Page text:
Right now, your Labrador retriever puppy is cute as a bug's ear, small enough so you can carry him around. A year from now, he'll still be cute in an "awkward teenage" dog way, but if he's growing properly, trying to lift him could strain your back.
From birth to 2 weeks of age, your puppy is blind, deaf and totally dependent on his mom. Between 2 and 4 weeks, he hears and sees the world for the first time. He's going mobile, exploring this new world with his littermates. At 4 weeks, his baby teeth start coming in. By the time he's 8 weeks old, he can leave his mom, brothers and sisters behind and come home with you.
The First Year
By his third month, he's ready for basic house training. He's growing like a weed, getting stronger all the time. He's also teething, so give him plenty of suitable chew toys to relieve his mouth pain. By 7 months, he's the equivalent of a teenager, reaching sexual maturity. If you spay or neuter your dog before the age of one year, as many owners do, your lab will gain some height. Also during this time, the permanent teeth finish erupting. This is a good time for some basic obedience training. Labs are smart and easily trainable, which is why they are so often the dog of choice for serving the blind and disabled. Point your pooch in the right direction so you have a happy future together.
All Grown Up
While much depends on the individual dog, labs reach full size by the age of 18 months. By this point, he's added weight, but it's not fat. Regular exercise helps develop the bone and muscle that pack on pounds by this late stage. His total height and weight depend on various factors. The size of your dog is easier to estimate if you've seen the dog's mother and father. The American Kennel Club standards for an ideal full-grown lab declare that a male dog's height at the withers is between 22.5 and 24.5 inches, and a female dog's at 21.5 to 23.5 inches. The approximate weight of a male, the AKC asserts, ranges between 65 and 80 pounds; female dogs weigh 55 to 70 pounds.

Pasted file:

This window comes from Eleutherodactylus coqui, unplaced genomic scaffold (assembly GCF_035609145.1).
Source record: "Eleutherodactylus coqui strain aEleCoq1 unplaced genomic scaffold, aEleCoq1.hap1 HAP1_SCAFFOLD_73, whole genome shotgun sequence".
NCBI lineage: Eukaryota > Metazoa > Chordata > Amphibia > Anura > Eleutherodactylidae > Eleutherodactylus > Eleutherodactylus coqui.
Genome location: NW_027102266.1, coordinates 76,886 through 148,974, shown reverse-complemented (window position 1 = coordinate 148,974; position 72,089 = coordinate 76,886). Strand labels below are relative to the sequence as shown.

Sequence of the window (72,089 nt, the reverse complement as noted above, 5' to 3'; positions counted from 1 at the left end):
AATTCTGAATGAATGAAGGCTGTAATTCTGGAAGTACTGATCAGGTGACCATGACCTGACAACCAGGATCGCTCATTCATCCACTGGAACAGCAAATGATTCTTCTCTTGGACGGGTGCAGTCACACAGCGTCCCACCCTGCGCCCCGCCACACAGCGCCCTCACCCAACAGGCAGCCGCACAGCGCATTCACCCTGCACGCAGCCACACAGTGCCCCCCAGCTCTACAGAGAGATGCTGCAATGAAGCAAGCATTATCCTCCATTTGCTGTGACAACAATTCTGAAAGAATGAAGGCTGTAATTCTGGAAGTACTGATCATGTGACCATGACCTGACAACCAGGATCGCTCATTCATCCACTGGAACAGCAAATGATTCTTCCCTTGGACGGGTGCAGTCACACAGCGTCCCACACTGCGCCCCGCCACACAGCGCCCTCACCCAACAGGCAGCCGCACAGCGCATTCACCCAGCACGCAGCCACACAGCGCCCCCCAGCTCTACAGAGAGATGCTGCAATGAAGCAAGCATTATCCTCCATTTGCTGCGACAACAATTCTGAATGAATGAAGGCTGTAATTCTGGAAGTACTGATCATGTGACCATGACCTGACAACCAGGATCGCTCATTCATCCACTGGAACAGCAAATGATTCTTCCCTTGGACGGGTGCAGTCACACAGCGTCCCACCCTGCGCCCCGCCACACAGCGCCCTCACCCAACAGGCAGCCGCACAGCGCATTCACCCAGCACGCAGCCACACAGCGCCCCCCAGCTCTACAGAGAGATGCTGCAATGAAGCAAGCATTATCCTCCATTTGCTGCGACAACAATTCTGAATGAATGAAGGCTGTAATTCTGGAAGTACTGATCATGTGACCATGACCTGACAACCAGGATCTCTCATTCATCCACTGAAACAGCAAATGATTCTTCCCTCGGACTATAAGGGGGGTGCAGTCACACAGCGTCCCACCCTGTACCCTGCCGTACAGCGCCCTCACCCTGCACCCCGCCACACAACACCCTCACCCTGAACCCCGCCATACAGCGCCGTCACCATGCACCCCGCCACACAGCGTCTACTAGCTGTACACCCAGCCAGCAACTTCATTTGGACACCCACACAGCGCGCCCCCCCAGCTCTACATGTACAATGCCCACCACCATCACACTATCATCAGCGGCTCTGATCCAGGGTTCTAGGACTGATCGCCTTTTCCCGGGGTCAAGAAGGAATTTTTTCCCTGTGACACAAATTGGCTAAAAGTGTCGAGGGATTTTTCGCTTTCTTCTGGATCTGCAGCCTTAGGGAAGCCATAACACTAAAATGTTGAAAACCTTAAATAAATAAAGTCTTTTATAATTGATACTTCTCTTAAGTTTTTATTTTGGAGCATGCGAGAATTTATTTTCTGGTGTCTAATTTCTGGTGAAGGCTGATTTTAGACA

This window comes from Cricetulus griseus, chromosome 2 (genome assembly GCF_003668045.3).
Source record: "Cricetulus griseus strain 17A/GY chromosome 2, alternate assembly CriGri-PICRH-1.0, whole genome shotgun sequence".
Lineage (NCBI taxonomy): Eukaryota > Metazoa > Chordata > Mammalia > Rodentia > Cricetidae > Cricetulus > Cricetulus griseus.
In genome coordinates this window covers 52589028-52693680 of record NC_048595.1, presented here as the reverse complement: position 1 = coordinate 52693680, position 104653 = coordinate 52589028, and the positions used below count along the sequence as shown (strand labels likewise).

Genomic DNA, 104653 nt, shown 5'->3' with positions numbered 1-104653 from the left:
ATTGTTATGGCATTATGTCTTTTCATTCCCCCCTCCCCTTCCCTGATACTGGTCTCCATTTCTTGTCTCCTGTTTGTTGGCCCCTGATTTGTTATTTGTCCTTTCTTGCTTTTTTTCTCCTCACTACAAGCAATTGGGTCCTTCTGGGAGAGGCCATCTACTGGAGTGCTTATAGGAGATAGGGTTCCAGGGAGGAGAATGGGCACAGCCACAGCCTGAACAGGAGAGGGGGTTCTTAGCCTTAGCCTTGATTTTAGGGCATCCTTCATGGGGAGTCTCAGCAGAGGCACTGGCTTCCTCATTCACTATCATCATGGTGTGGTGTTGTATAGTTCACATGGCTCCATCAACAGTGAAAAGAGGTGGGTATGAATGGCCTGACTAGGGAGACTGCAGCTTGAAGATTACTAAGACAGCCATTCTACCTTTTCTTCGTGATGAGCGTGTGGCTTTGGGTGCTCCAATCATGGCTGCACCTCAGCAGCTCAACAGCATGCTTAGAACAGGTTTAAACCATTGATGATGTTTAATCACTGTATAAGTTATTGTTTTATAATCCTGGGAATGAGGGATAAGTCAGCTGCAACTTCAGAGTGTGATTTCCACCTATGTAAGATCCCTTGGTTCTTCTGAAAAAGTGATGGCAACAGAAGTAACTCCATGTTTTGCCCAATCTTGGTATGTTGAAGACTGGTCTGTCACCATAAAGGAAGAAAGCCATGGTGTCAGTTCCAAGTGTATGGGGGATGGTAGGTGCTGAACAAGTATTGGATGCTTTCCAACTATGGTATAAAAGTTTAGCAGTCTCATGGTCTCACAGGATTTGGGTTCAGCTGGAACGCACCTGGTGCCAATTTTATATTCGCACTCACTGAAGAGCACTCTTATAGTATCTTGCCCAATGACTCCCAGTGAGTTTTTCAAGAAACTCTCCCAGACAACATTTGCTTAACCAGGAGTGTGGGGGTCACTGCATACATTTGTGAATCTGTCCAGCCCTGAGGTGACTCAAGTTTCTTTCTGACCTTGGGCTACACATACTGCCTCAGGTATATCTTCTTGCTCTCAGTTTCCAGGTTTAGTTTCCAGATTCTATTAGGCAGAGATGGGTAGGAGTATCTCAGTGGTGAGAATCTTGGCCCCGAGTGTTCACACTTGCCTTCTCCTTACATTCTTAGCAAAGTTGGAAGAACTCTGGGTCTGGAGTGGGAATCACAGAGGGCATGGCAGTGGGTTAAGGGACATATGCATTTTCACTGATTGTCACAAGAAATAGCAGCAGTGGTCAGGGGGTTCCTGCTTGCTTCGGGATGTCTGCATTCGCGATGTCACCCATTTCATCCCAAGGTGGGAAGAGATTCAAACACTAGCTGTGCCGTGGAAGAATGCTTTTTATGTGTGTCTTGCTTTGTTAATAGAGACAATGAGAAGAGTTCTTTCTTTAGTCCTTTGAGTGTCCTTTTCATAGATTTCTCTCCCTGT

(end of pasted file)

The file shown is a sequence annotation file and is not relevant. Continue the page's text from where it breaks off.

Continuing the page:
Regular Vet Care
You'll be taking your puppy to the vet regularly during his first year, for puppy shots and general checkups. At each vet visit, your vet should weigh him to ensure he's the right size for his stage of development. If he's underweight, she'll advise you on that issue, just as she will if he's overweight. If it's the latter case, you may need to cut back somewhat on his food and up the exercise. Growing puppies need good nutrition, so do this under veterinary guidance.
Puppies are what they eat, so feeding your lab puppy high-quality puppy and dog foods during his babyhood and adolescence makes a difference not only in his general health but in his size at maturity. Ask your vet for recommendations for a good dog food and the right amount to feed. Underfed puppies may not grow as well as those receiving top nutrition. If your pup suffers a serious illness, it could stunt his growth.
Jane Meggitt has been a writer for more than 20 years. In addition to reporting for a major newspaper chain, she has been published in "Horse News," "Suburban Classic," "Hoof Beats," "Equine Journal" and other publications. She has a Bachelor of Arts in English from New York University and an Associate of Arts from the American Academy of Dramatics Arts, New York City.